Theme 2.1 - Electric charge
Transport and confinement of quantized electric charges presents a natural resource for quantum information science. Electrons flowing through a tunnel junction exhibit shot noise that enables generation of nonclassical electromagnetic signals: squeezing, photon pair generation, and even entanglement have all been experimentally demonstrated. Conversely, by confining electrons to quantum dots, their motional degrees of freedom are quantized, and it becomes possible to address individual electronic states. Such control over the electronic charge is closely interrelated with access to the electronic spin, while the charge itself couples strongly to optical and microwave photons.

Theme 2.2 - Spin
Isolated electronic or nuclear spins are among the most coherent systems, exhibiting quantum evolution on timescales that can stretch to seconds, minutes, or even hours. Fully exploiting that coherence requires developing methods to control spin states on fast timescales and, critically, learning to connect individual spin qubits into an interacting quantum processor. While direct spin-spin interactions present one scaling mechanism, a more versatile approach is to couple the spin to other, more mobile quantum degrees of freedom, such as optical or microwave photons or even phonons, that can mediate interactions with other spins or other qubits. Different types of spins and different confining mechanisms – such as quantum dots or crystal defects – offer complementary features, readily interacting with electric, magnetic, or even strain fields. In addition, coherent control over spin qubits can be exploited for near-term quantum technologies such as precision sensors.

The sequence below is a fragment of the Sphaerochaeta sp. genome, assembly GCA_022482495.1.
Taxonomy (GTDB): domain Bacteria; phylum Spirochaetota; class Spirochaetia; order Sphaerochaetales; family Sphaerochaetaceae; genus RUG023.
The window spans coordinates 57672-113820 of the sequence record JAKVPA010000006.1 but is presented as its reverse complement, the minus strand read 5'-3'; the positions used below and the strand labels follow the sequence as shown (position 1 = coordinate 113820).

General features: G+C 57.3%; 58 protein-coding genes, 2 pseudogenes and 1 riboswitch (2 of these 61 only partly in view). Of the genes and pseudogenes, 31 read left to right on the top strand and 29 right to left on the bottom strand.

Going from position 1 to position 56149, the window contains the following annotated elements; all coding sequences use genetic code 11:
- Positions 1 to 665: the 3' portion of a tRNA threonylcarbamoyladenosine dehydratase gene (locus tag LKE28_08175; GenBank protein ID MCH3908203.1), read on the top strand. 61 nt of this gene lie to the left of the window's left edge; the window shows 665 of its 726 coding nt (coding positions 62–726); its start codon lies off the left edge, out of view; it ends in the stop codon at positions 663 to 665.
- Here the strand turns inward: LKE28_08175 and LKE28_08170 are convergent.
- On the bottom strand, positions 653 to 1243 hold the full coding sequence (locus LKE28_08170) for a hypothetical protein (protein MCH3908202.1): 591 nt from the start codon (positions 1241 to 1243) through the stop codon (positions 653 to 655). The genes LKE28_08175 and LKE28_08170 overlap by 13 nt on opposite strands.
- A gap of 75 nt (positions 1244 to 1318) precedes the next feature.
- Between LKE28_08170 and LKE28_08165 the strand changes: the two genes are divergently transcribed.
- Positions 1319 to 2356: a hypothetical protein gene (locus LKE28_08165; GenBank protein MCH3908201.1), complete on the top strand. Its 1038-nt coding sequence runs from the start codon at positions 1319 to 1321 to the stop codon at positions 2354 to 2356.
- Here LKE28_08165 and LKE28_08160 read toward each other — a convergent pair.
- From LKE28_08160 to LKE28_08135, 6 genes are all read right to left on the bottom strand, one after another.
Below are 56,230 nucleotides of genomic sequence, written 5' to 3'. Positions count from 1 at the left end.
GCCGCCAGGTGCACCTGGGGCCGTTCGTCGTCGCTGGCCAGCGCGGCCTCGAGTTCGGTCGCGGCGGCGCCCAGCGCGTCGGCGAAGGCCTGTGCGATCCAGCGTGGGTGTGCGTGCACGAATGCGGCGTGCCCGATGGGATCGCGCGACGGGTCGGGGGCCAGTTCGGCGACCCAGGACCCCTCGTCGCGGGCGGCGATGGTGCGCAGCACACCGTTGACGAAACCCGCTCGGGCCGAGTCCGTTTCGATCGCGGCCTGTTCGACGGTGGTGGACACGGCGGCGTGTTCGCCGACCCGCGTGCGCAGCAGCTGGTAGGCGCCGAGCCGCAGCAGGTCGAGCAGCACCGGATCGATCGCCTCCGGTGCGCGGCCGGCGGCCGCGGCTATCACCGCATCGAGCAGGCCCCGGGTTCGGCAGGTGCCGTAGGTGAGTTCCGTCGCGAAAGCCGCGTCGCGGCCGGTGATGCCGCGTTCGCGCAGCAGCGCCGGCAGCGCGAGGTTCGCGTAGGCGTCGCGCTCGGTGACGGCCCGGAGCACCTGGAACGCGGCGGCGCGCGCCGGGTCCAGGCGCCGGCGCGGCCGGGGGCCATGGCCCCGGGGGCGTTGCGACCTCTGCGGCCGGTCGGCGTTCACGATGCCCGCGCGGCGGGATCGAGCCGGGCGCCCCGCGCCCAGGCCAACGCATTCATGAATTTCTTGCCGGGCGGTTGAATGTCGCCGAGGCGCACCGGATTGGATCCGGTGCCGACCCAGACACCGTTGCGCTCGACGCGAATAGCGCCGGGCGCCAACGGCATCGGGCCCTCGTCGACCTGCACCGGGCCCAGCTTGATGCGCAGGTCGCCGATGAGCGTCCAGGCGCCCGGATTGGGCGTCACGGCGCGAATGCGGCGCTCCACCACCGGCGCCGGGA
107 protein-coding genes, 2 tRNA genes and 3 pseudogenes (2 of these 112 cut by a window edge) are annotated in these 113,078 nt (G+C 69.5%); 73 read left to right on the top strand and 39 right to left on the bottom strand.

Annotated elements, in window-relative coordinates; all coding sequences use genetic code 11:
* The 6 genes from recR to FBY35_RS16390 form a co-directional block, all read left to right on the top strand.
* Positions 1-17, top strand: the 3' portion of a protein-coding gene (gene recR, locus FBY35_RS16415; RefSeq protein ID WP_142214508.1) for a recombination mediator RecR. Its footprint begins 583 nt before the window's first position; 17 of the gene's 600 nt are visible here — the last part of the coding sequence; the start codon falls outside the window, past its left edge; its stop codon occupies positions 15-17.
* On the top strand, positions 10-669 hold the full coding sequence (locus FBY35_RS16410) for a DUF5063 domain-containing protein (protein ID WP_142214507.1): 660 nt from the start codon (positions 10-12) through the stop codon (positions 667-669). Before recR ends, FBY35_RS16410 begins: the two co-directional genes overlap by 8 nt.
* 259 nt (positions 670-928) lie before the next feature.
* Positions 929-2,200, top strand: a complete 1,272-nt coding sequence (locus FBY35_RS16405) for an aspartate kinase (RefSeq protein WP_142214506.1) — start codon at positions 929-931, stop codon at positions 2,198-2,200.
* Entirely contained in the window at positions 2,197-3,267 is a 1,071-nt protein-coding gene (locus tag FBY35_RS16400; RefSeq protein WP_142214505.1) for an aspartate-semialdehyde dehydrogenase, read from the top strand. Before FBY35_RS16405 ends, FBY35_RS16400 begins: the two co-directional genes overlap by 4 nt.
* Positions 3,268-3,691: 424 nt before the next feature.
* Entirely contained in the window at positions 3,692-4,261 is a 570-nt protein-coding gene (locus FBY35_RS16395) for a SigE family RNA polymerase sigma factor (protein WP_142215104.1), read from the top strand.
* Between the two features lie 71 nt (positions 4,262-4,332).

Theme 2.3 - Composite and exotic electronic states
Superconducting qubits have risen to the forefront of quantum information processing platforms because their paired electronic states can be largely protected from noise by the superconducting gap, yet interact strongly with electromagnetic fields. Still more complex electronic states can give rise to anyons, exotic particles that naturally encode information in an inherently robust way. While cell phone communication requires error correction to protect the transmission from noise, the processor on a laptop does not: it is built from physical devices that are intrinsically robust. Similarly, anyons could feasibly store and process quantum information in an inherently robust way. Several candidates have been identified to fulfill this role: excitations in fractional quantum Hall fluids, edges excitations in nanowires, etc. While this research path is currently behind the other potential realizations of quantum devices, it could completely change the game for qubit technologies.

Theme 2.4 - Photons and phonons
An optical photon is a natural "flying qubit," capable of carrying quantum states encoded in its polarization, frequency, or timing through free space or over fibre-optic links. It is the natural medium for quantum communication, and development and construction of high-quality single photon sources is essential for many secure quantum cryptography protocols. Furthermore, by confining a photon to a resonator, it can live for long enough to interact strongly with any quantum system coupled to the cavity, for example a single spin. The same principles apply (with even greater enhancement) in the microwave regime, where INTRIQ researchers study superconducting elements coupled to microwave stripline resonators. Similarly, nanomechanical resonators enhance interactions between phonons and a variety of physical systems. Such resonator-based systems can be used to controllably create, manipulate, and transfer quantum states, even between qualitatively different quantum systems.